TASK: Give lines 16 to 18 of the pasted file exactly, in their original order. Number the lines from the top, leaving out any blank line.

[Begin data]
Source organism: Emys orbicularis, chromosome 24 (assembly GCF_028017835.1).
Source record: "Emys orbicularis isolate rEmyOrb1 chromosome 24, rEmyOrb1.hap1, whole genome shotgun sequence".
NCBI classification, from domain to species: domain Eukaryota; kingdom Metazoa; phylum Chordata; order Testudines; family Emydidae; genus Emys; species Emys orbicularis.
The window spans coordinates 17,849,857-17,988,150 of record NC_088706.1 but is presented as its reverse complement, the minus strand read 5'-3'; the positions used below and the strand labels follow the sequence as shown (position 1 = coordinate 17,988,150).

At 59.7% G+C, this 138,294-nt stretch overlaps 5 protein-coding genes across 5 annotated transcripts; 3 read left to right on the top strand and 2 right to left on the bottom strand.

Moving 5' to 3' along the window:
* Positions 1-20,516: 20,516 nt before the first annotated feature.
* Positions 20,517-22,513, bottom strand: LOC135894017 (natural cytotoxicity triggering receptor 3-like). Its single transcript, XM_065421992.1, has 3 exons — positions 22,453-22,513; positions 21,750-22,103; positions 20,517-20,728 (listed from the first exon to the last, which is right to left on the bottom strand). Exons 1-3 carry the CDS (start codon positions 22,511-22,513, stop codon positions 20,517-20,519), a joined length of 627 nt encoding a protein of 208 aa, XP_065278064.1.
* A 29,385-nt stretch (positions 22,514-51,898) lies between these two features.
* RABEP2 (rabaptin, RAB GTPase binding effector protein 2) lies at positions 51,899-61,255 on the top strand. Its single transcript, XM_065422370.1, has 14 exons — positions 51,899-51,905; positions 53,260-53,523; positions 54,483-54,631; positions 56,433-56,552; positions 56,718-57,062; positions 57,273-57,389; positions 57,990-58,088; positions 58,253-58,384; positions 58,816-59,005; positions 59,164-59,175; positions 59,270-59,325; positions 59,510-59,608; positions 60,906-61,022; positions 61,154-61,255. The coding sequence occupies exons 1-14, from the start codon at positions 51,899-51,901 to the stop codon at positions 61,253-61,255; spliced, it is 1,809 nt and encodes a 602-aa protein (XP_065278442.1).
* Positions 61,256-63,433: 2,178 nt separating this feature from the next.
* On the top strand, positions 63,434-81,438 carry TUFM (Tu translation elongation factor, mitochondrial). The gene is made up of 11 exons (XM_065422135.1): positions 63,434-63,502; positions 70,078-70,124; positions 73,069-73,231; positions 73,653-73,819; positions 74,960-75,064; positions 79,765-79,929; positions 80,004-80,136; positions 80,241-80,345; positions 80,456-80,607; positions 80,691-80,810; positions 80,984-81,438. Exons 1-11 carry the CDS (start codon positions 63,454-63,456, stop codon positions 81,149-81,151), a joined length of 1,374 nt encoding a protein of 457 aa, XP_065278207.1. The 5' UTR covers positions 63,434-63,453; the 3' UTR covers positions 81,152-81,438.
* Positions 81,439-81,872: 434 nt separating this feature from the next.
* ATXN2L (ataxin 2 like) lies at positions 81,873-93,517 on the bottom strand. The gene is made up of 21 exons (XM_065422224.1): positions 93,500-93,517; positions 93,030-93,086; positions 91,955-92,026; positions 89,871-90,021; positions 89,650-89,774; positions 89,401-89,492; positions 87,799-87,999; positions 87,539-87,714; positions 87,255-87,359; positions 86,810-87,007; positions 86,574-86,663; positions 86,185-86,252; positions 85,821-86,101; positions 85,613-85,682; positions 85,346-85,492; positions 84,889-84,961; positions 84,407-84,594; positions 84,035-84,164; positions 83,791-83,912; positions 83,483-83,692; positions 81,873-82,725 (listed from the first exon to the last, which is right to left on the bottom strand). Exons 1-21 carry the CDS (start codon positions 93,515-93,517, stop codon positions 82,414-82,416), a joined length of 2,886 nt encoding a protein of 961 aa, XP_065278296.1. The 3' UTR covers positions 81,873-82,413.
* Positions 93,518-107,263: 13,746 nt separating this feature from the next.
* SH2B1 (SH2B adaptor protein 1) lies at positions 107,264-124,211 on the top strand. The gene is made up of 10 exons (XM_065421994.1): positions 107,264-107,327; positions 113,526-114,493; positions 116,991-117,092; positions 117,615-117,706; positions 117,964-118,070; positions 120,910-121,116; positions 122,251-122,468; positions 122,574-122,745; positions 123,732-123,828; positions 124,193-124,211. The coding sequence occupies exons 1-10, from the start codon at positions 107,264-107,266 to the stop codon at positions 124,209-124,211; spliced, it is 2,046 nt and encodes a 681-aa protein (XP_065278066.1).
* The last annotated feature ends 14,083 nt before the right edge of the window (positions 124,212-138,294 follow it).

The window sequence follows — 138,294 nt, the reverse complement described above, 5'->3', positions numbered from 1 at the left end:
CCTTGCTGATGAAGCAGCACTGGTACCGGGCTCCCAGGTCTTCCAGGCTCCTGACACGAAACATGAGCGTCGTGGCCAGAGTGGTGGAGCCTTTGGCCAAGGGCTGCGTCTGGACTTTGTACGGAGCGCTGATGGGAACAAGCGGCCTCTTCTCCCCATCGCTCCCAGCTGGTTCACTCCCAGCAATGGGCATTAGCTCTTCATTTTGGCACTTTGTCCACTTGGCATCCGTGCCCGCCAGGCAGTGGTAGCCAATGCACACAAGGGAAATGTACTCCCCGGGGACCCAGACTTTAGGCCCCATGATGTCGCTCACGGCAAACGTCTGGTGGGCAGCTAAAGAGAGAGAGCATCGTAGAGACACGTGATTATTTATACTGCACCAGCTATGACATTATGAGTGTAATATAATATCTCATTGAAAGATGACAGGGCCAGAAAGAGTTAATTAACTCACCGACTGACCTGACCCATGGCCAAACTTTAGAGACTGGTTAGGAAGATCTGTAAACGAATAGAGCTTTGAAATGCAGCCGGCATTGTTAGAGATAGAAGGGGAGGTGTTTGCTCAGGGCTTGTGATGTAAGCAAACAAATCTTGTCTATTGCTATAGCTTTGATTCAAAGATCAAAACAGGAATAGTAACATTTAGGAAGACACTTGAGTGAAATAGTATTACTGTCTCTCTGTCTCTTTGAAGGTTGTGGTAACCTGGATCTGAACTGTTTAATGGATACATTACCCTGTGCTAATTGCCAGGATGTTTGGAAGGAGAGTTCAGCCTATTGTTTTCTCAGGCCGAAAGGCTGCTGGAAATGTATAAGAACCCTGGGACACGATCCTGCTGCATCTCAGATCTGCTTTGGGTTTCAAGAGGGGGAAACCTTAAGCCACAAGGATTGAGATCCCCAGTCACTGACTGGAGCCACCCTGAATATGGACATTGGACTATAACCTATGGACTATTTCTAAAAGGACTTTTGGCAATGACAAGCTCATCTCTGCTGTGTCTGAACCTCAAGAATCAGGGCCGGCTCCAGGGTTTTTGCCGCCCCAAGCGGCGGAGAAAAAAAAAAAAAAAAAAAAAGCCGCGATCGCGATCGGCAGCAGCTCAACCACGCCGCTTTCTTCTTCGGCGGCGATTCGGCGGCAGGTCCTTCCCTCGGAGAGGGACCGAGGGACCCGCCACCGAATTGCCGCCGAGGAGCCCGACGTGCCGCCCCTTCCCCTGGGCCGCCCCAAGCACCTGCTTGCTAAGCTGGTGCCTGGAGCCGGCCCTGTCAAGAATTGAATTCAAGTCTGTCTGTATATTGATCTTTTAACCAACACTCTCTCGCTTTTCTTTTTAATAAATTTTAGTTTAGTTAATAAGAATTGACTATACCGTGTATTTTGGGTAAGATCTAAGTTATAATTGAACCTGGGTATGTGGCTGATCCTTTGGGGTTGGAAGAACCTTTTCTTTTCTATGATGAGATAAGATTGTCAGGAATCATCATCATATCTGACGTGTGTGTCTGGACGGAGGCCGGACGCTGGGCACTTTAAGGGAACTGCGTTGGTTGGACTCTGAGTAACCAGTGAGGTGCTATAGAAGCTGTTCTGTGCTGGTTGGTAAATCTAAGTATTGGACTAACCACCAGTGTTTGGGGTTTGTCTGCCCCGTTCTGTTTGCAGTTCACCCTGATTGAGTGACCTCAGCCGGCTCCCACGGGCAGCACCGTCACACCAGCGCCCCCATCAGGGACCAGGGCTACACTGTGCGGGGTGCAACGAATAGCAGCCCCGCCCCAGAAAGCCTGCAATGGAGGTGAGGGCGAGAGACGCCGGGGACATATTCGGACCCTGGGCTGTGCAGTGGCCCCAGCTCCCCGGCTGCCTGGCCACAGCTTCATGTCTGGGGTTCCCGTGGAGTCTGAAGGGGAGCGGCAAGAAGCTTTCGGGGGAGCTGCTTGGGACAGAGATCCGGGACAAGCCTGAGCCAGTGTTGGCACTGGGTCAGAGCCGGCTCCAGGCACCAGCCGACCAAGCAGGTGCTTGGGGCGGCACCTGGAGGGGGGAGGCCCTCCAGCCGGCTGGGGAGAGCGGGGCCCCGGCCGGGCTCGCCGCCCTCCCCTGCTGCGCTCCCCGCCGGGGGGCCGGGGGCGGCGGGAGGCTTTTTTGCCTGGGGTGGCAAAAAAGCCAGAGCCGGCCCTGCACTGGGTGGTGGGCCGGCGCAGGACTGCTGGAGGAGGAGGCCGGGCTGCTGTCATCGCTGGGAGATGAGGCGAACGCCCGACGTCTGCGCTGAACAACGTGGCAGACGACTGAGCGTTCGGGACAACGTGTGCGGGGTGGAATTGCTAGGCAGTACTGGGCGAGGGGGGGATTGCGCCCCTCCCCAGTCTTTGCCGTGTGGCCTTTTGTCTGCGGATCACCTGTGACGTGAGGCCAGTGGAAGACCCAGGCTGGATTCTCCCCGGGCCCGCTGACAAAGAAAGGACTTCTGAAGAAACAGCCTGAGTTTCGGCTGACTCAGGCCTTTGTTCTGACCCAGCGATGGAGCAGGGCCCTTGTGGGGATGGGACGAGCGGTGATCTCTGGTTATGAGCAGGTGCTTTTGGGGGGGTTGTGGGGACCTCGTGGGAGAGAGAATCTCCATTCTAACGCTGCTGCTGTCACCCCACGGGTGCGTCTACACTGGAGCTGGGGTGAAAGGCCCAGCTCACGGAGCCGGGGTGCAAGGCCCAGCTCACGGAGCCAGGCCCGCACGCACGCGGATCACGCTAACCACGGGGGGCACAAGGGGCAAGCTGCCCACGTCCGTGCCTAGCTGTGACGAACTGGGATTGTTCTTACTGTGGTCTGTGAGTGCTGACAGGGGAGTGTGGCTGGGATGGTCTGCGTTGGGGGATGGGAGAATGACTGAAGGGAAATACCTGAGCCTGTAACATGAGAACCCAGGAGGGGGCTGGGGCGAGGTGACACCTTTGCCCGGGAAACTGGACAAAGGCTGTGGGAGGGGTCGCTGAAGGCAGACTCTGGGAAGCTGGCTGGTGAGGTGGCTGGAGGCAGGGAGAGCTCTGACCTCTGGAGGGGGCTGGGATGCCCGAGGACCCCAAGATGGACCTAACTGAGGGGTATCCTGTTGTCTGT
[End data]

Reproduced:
* SH2B1 (SH2B adaptor protein 1) lies at positions 107,264-124,211 on the top strand. The gene is made up of 10 exons (XM_065421994.1): positions 107,264-107,327; positions 113,526-114,493; positions 116,991-117,092; positions 117,615-117,706; positions 117,964-118,070; positions 120,910-121,116; positions 122,251-122,468; positions 122,574-122,745; positions 123,732-123,828; positions 124,193-124,211. The coding sequence occupies exons 1-10, from the start codon at positions 107,264-107,266 to the stop codon at positions 124,209-124,211; spliced, it is 2,046 nt and encodes a 681-aa protein (XP_065278066.1).
* The last annotated feature ends 14,083 nt before the right edge of the window (positions 124,212-138,294 follow it).

The window sequence follows — 138,294 nt, the reverse complement described above, 5'->3', positions numbered from 1 at the left end: